Mold growing on old wooden planes


I've had to store some old planes (wooden) in the basement temporarily and was rotating them to let air around the planes when I discovered some mold growing on one. Can any of you recommend a good way to clean them without taking away the patina. They were not in a box, but instead on a steel rack shelf with plenty of air circulation and four feet from the floor. The basement will be sealed and climate controlled to keep this from happening again. Humidity is at 63% with a average temp of 74 degrees.
Thank you in advance for any and all advice.
Add pictures here
<% if( /^image/.test(type) ){ %>
<% } %>
<%-name%>
Add image file
Upload
Set them in the sun (on a dry day if possible) for a day, store them in a drier location, and they should be fine. I spent a few months in the rain forest in Belize, Central America, and with constant 90+% humidity we had lots of mold problems. Clothes, luggage, books, almost everything. The magic cure was to set stuff in direct sunlight and let it air out. Of course bleach works great for killing anything and everything, but probably wouldn't be good for your plane finish. Unless the wood is getting soft, they'll probably be fine. Andy
Add pictures here
<% if( /^image/.test(type) ){ %>
<% } %>
<%-name%>
Add image file
Upload

Don't do this. Sunlight can dry the surface and provoke checks. Especially if the interior is damp.
BTW, 63% RH does not grow mold. Find what else is the problem.
Add pictures here
<% if( /^image/.test(type) ){ %>
<% } %>
<%-name%>
Add image file
Upload

63% RH can easily grow mould if you're measuring it out in the open but the planes are stashed in a box under a bench. I've measured a 40% spread in RH in my workshop before now, between just inside the clear roof and under the woodracks near the concrete floor.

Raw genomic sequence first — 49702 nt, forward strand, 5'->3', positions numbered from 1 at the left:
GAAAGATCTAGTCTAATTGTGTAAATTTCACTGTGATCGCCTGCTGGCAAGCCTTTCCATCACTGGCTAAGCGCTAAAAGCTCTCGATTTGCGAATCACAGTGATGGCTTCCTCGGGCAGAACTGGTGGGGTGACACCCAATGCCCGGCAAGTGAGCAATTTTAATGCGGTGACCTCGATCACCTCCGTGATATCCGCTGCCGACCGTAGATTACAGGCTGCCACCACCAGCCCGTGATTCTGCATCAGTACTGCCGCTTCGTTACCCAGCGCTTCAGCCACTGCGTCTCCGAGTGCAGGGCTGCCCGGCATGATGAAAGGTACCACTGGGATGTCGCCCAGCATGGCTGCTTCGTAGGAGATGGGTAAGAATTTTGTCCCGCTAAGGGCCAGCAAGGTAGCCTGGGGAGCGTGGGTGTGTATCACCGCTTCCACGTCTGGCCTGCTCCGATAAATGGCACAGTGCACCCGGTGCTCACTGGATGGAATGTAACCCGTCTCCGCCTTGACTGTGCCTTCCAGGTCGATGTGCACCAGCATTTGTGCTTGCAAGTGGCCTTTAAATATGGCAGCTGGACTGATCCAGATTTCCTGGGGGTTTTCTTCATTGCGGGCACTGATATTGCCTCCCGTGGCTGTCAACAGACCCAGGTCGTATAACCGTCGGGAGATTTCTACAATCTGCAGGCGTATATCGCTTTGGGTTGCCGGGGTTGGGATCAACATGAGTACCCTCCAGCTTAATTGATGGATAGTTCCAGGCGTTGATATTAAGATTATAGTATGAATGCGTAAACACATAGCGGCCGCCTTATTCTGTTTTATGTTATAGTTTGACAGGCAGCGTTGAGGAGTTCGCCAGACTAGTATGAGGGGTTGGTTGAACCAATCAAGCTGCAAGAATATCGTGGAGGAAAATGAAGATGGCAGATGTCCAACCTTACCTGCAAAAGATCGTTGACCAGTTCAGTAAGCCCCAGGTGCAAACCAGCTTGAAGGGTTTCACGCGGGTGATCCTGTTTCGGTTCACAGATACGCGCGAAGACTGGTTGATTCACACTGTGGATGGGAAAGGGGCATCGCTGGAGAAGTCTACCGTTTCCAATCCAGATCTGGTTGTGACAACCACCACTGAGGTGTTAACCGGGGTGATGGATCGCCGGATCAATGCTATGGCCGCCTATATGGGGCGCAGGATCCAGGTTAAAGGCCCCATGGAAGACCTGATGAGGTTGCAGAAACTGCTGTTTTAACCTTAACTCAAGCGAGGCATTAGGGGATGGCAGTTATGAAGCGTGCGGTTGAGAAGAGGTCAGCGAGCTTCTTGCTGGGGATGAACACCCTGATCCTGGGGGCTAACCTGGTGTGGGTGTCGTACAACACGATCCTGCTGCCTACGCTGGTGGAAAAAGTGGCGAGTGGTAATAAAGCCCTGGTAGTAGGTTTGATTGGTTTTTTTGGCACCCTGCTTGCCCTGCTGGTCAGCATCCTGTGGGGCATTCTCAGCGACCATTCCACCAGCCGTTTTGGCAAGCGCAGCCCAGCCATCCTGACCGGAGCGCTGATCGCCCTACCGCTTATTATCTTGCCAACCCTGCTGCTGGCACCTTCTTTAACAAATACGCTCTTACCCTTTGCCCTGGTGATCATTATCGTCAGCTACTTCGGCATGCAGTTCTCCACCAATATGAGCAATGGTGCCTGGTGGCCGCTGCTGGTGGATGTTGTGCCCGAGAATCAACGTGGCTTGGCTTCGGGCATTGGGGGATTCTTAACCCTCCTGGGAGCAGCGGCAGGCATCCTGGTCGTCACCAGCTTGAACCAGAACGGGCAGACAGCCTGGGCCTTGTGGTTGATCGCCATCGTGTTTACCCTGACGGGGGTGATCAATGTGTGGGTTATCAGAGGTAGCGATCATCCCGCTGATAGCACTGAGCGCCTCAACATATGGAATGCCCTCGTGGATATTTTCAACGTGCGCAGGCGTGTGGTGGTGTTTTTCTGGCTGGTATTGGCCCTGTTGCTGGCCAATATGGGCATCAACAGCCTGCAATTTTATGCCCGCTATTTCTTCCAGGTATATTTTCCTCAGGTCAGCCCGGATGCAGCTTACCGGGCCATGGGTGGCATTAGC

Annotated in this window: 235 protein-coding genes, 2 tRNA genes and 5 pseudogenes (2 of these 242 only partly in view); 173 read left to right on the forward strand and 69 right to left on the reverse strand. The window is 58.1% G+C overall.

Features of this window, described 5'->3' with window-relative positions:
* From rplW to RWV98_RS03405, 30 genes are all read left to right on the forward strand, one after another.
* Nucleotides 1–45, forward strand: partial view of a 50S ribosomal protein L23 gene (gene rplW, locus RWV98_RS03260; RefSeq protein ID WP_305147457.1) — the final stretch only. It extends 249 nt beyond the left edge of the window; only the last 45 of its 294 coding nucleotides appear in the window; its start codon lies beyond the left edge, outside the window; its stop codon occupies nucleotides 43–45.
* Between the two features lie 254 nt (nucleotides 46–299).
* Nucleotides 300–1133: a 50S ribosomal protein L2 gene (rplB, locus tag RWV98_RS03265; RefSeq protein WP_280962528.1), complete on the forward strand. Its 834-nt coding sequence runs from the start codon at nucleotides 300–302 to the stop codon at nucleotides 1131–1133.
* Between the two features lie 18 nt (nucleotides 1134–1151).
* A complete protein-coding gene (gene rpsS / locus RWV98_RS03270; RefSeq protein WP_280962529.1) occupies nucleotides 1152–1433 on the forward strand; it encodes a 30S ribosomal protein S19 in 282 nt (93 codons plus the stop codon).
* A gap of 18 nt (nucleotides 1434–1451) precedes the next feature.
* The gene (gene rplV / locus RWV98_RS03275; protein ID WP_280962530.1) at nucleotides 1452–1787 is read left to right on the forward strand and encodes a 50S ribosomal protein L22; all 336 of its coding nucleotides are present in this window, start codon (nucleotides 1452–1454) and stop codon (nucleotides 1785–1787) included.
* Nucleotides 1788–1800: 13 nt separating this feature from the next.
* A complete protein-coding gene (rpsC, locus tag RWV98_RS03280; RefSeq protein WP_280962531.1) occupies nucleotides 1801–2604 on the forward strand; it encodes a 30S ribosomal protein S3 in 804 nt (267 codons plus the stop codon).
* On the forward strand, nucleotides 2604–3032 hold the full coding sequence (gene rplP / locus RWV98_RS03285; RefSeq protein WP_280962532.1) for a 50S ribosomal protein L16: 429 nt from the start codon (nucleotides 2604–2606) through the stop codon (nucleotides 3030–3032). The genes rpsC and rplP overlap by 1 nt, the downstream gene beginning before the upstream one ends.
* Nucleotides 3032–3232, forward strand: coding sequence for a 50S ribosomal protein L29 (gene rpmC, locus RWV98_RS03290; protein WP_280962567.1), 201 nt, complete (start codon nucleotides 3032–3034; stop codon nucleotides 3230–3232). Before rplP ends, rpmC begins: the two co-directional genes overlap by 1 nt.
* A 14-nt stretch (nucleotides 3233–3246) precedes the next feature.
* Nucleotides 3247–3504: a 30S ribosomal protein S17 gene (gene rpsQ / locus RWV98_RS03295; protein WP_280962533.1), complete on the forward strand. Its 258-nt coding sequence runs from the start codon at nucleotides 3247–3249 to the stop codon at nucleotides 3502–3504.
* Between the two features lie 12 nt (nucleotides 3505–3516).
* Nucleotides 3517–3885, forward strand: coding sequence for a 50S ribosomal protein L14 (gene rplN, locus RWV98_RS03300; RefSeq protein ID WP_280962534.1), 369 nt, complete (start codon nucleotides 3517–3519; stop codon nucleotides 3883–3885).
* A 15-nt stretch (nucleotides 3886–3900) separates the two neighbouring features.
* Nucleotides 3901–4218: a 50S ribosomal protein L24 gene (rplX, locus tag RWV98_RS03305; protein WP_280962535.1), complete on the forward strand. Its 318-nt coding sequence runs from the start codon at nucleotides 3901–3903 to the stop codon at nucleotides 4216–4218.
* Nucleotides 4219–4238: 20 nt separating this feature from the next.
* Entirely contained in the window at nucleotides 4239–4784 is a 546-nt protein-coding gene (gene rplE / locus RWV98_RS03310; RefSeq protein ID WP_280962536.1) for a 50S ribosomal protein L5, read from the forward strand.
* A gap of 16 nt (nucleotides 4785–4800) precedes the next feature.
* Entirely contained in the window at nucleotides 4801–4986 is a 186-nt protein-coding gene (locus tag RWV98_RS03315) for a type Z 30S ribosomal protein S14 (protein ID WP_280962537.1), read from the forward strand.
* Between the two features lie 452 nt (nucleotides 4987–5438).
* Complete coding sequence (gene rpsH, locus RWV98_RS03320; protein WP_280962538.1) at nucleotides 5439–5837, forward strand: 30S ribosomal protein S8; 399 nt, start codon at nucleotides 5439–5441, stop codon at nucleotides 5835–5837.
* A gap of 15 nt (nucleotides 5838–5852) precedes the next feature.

Add pictures here
<% if( /^image/.test(type) ){ %>
<% } %>
<%-name%>
Add image file
Upload
wrote:

Then 63% is not growing mold, is it?
Other problems include poor air circulation, of course.
Add pictures here
<% if( /^image/.test(type) ){ %>
<% } %>
<%-name%>
Add image file
Upload

No, but 63% on the gauge placed where you can see it is certainly alarm bells time for "my storage in here could be going mouldy".
I've got something like 8 cheap air hygrometers dotted around the house and workshop. They're only the couple-of-bucks sort, but they're all the same model and once a year I line them up against a few proper readings with known humidities (salt solutions) and a test against my swing psychrometer, so they're reasonably consistent. It's interesting to get a feeling for how humidity varies around my workshop and wood storage, and in particular how some places are consistent and others show big seasonal swings.
Add pictures here
<% if( /^image/.test(type) ){ %>
<% } %>
<%-name%>
Add image file
Upload

Wipe them off with a damp rag and store them in a less humid location
Add pictures here
<% if( /^image/.test(type) ){ %>
<% } %>
<%-name%>
Add image file
Upload
wrote:

Sounds like it hasn't gone on long. Wipe off with a damp cloth from a container of diluted Dettol or some such liquid kitchen/bathroom cleaner. Wipe again with plain water-soaked cloth. Dry immediately with another dry cloth. I've done it on planes I've obtained at yard sales, and it worked for me just fine.
Patina damage might depend on depth of the mold, but from what you imply that shouldn't be a problem.
Add pictures here
<% if( /^image/.test(type) ){ %>
<% } %>
<%-name%>
Add image file
Upload
Thank you for all the responses to my problem. Basements are not something that I have any experience with but will learn. Some of these planes have been well used and the history must live on, and now I am their steward and must take care of them. Thanks again for the information and time to address my problem.